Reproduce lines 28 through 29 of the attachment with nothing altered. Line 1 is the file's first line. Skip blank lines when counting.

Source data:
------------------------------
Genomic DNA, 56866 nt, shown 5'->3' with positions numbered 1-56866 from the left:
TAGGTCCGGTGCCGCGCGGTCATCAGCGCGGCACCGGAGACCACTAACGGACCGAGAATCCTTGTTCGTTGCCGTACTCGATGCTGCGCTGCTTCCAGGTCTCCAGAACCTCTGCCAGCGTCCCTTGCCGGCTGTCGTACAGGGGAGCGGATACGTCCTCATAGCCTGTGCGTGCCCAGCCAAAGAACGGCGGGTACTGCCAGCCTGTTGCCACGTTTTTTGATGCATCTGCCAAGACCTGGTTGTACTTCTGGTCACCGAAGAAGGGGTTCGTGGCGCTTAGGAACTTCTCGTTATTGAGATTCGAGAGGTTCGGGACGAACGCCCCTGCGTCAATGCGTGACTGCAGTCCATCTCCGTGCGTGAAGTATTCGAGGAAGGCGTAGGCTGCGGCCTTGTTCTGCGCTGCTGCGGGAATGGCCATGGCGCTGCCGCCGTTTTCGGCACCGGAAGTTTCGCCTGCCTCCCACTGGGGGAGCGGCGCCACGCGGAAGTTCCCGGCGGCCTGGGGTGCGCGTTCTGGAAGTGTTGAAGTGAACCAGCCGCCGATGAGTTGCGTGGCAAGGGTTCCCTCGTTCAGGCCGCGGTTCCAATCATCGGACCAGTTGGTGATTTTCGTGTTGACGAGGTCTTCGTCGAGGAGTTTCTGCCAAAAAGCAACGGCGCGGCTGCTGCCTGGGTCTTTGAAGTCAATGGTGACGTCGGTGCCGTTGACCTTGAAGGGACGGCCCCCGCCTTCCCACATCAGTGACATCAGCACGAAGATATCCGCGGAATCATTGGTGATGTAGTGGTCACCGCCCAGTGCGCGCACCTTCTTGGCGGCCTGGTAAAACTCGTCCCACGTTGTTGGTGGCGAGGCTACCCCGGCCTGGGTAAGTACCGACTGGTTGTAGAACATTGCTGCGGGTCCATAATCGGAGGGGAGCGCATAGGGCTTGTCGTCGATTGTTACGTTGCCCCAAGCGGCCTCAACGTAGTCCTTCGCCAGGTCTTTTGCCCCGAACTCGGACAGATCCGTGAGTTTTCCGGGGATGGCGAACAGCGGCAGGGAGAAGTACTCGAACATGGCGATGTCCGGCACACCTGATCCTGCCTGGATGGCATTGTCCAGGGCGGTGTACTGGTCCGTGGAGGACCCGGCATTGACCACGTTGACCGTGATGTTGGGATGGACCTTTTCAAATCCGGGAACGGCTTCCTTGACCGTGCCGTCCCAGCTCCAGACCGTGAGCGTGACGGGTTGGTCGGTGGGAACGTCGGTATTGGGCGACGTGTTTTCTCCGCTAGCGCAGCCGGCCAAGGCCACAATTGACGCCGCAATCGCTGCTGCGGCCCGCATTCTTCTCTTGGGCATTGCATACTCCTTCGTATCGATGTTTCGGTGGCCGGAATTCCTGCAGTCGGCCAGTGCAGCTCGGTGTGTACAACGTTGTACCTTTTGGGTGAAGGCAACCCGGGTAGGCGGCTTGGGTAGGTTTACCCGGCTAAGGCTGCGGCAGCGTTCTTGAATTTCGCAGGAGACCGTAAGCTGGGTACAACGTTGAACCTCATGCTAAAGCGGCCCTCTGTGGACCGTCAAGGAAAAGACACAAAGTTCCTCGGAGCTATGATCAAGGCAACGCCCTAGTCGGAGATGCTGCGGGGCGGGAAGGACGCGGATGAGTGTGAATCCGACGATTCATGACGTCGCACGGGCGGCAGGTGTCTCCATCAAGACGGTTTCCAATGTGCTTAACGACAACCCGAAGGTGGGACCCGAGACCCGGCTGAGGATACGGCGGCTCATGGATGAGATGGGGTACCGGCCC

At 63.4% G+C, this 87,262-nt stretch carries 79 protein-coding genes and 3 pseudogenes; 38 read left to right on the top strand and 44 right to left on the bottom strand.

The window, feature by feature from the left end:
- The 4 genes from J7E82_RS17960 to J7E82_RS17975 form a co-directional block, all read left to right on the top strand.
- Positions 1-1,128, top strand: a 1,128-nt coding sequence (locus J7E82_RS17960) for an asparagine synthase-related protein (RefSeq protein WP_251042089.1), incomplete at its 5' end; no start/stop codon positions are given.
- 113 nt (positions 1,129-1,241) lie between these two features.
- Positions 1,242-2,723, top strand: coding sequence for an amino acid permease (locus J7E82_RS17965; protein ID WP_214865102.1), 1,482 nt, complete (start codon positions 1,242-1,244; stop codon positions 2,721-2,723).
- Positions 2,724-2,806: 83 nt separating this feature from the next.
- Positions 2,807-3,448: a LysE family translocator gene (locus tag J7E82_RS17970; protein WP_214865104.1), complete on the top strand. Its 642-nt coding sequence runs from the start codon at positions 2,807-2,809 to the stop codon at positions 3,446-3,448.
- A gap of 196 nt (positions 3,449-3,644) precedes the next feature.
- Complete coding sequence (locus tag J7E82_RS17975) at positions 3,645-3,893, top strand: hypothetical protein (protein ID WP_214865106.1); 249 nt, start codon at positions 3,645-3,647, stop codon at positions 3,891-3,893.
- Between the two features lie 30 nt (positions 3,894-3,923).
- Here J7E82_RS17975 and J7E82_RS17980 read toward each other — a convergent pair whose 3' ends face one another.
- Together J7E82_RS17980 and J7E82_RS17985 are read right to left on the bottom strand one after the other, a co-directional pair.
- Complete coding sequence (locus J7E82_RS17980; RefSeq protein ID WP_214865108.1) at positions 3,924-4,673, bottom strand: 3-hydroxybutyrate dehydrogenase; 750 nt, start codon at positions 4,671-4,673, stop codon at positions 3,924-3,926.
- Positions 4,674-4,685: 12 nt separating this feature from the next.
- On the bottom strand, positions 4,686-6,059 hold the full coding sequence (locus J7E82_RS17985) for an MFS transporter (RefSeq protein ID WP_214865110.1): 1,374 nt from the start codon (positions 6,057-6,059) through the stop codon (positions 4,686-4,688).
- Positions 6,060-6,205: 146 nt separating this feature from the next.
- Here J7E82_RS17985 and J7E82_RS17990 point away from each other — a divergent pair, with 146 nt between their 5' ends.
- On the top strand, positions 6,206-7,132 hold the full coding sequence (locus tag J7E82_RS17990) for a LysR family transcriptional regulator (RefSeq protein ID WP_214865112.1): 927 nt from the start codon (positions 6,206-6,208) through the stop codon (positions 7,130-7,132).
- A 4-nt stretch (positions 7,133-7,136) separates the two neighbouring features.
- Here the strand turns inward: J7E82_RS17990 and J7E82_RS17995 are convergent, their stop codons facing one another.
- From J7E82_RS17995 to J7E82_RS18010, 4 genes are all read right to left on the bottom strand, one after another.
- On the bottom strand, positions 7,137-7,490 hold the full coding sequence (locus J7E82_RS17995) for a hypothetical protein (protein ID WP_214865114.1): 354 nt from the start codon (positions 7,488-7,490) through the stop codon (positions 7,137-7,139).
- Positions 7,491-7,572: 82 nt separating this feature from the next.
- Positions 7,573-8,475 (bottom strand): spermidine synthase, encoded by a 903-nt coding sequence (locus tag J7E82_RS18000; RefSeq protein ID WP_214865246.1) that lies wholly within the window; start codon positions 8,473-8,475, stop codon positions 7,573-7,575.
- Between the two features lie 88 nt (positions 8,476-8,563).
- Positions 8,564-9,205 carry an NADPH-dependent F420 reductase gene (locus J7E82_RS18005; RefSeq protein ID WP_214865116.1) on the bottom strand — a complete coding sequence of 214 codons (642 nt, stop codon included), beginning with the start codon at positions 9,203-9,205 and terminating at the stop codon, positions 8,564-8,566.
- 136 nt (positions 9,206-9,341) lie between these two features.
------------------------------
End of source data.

- Between the two features lie 88 nt (positions 8,476-8,563).
- Positions 8,564-9,205 carry an NADPH-dependent F420 reductase gene (locus J7E82_RS18005; RefSeq protein ID WP_214865116.1) on the bottom strand — a complete coding sequence of 214 codons (642 nt, stop codon included), beginning with the start codon at positions 9,203-9,205 and terminating at the stop codon, positions 8,564-8,566.